Thursday, October 06, 2005

A visit to the Naval Observatory

Last week I had the pleasure of visiting the U.S. Naval Observatory in Flagstaff, Arizona. (Here is the Flagstaff Station website.)

The Naval Observatory was created for the purpose of doing astronomy and astronomical measurements that are vital for the Navy. This includes the positions of stars (for navigation), the exact time, and positions of the sun, moon and planets. Their mission statement outlines this, though I find the second part of point four to be darkly humorous. It reminds us that, although the USNO hires astronomers, it is still a branch of the military.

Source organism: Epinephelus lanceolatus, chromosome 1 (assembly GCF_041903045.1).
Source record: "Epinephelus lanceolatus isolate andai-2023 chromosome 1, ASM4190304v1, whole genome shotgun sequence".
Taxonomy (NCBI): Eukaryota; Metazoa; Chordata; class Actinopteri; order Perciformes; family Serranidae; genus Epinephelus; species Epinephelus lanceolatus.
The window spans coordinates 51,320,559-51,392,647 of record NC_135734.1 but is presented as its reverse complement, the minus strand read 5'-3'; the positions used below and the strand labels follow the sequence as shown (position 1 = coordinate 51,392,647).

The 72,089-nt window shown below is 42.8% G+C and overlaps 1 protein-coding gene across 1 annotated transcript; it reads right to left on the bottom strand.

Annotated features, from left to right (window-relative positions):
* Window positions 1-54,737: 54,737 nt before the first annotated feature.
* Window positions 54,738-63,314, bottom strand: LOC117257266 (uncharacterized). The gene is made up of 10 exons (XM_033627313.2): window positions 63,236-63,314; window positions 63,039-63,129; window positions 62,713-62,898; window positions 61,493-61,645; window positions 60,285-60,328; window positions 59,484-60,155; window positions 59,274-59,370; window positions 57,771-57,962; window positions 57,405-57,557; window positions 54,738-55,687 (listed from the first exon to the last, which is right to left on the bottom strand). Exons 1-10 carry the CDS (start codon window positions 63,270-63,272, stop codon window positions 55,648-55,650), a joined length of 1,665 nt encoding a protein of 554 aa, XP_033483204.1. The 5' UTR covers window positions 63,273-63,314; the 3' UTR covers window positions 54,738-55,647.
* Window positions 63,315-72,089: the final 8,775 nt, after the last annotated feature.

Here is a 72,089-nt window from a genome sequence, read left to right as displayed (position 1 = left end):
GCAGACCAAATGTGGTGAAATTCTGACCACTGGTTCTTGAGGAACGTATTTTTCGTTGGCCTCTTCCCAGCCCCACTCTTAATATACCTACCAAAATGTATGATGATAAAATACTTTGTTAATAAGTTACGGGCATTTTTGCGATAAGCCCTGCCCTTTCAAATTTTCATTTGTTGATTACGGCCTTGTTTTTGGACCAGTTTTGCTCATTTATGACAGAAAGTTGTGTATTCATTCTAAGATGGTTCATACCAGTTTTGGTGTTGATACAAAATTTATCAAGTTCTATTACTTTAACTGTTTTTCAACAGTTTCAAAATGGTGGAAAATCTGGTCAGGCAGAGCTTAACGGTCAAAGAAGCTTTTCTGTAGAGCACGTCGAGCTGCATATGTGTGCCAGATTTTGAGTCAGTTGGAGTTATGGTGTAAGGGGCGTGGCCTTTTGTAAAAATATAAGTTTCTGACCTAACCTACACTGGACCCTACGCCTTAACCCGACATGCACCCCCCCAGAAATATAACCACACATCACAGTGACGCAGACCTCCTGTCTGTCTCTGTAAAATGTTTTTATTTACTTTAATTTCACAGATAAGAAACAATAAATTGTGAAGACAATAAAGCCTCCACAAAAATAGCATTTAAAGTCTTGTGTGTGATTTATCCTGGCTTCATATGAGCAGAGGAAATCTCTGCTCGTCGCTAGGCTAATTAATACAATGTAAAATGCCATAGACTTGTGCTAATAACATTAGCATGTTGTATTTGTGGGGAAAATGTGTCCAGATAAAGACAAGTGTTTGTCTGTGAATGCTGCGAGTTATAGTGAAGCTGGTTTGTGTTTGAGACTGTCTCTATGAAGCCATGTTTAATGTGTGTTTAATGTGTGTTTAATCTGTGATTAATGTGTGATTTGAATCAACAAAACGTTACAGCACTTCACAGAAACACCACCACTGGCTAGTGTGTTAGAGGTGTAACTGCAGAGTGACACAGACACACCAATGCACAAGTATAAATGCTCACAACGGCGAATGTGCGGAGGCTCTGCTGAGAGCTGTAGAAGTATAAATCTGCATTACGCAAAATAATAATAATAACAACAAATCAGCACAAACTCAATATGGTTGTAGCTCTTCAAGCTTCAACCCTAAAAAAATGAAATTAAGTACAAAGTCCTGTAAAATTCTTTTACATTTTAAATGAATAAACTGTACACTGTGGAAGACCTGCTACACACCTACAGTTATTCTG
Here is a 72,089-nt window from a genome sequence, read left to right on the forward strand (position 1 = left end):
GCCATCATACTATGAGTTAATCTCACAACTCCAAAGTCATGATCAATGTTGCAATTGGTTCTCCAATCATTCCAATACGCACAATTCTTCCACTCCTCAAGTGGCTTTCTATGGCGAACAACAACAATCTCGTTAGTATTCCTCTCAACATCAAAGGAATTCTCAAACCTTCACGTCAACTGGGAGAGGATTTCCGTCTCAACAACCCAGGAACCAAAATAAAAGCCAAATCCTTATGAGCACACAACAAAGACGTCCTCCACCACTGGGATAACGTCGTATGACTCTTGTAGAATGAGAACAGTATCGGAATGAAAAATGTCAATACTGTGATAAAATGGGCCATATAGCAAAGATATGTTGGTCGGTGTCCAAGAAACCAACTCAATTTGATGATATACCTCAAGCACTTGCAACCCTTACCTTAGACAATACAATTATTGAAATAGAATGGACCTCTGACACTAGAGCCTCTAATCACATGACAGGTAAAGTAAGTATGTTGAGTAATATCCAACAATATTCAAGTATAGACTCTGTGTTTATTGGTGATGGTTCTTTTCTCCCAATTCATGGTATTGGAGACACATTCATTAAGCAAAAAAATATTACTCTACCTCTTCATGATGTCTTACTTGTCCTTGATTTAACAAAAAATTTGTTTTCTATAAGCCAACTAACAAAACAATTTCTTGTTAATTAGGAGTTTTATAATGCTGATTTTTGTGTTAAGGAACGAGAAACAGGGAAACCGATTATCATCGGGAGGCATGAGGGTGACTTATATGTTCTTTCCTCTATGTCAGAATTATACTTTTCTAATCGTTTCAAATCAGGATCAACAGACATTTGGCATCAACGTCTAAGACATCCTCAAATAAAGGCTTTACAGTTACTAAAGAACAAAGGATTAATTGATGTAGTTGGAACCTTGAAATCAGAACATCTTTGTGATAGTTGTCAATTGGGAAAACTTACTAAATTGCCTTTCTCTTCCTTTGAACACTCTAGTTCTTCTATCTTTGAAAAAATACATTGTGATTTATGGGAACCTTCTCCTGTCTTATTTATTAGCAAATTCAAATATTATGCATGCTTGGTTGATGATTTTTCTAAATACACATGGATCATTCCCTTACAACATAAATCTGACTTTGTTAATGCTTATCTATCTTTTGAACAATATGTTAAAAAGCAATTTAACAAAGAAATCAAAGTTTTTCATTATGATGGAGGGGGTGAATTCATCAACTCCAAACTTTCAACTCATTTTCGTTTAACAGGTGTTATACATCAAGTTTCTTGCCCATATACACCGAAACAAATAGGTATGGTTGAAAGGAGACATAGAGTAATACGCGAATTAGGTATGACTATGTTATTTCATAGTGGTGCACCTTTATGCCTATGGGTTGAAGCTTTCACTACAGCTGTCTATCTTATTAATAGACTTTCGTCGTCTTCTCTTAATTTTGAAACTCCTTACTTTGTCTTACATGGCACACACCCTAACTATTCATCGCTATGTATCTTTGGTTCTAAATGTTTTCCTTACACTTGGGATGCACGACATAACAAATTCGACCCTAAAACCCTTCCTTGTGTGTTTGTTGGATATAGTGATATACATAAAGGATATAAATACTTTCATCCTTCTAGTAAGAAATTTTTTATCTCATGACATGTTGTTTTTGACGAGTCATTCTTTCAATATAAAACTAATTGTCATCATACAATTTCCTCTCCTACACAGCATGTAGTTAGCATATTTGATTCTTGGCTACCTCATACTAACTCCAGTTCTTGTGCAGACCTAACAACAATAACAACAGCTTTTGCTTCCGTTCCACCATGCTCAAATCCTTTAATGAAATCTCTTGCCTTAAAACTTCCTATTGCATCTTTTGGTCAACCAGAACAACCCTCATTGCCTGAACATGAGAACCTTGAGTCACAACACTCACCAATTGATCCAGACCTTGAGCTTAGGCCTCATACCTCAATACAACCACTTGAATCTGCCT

Most of the people at the Flagstaff station work on the positions, distances, and motions of stars. Yes, stars move, albeit usually much too slowly for people to detect. The "fastest" moving stars still take a thousand years to move a distance the size of the full moon through the sky. Still, these motions are important for understanding the structure of the Milky Way galaxy.

My thanks to the staff at the USNO for being such gracious hosts!

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